Joie called her Grandma and after the conversation told her about the new service and asked her about the quality. Grandma thought the call was clearer than normal. That's one good test. Otherwise, I've had a lenghty conversation to St. Louis as well as one to New Hampshire. Both of which I didn't mention Lingo, and tacitly take the fact that they heard me clearly and I heard them clearly as evidence of good performance. No static. Very clear. No delay or echo.

I did also purchase a new phone for use with the service, a GE 2.4GHz model with two handsets. This was to make it easier for Joie to use the line for her long distance calling as well. Neither of us will be hunting around for a single handset this way. I mention this only because Joie's only "complaint" so far is some "echo". As far as I can tell, this is the phone and not the service - I think the phone mouthpiece catches a lot more ambient noise and the user gets that feedback. I've noticed it a tad, but not too much.

So far, I'm giving the service an "A" grade, only because we haven't used it enough to really put it to the test. I had high expectations (A grade or better) and nothing has occured to demerit our experience at this point.

Oh, and the payout? Well, the Lingo plan I'm on is a flat $19.95 per month, as mentioned, and includes unlimited long distance in the US and Canada. It also includes about every feature under the sun - voice mail, call-waiting, call-forwarding, etc... My last Qwest bill, just for the convenient "second-line" at my home office, including long distance charges: $52.40. This months bill, with no long distance charges: $32.95. So, even with no long distance, I'm saving ~40% off my bill! I can't wait to see the long distance charges drop on our primary phone line when Joie uses Lingo for a month!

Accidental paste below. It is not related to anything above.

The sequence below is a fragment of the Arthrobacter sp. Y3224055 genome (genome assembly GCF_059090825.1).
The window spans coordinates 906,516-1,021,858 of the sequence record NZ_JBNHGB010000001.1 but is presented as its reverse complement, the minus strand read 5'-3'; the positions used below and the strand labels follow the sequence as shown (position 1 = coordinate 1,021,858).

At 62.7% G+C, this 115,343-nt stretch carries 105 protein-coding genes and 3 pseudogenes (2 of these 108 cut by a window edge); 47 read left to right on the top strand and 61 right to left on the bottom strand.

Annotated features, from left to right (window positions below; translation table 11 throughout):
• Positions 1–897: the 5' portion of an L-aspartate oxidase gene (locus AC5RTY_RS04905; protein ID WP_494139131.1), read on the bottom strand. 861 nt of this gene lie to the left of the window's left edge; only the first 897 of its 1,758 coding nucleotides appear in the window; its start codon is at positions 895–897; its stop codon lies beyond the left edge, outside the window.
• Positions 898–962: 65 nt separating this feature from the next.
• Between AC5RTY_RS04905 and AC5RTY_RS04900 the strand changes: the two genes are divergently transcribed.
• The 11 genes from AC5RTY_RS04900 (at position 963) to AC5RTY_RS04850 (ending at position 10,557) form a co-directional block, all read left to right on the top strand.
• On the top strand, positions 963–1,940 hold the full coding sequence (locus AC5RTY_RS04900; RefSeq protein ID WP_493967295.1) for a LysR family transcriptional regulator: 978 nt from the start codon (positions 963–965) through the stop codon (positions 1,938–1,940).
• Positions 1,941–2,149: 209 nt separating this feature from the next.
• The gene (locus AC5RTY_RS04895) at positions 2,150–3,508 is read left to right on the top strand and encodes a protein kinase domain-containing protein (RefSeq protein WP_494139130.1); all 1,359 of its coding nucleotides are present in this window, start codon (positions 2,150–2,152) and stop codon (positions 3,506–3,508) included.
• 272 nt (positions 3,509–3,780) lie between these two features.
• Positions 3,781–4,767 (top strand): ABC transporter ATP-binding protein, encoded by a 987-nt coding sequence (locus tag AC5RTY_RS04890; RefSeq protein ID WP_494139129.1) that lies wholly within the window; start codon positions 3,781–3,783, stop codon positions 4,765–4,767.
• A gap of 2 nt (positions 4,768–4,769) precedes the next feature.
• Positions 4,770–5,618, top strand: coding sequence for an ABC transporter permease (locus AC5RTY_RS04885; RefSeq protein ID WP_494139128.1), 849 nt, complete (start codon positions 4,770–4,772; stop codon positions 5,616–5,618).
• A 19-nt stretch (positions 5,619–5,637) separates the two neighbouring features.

So far so good! Broadband voip could just be the revolution we think it is, we shall see. We'll keep you posted here on our experience.

Posted by gcrgcr at 11:18 AM | Comments (0) | TrackBack

January 10, 2005

Sometimes, you just gotta laugh...

UPDATED - sorry I had the wrong link to the Squirrel Launcher post

I have no words - but I'm rolling on the floor laughing...

Found on Peter Hoskin's blog:

Squirrel Launcher

Good find - I needed some juvenile humor. That was juvenile, wasn't it?

Posted by gcrgcr at 8:25 PM | Comments (0) | TrackBack

January 8, 2005

And away we linGO...

In a previous post, Bon Voy-Vonnage, I wrote about my quick introduction and research into Vonnage - a big player in VOIP - broadband based phone service.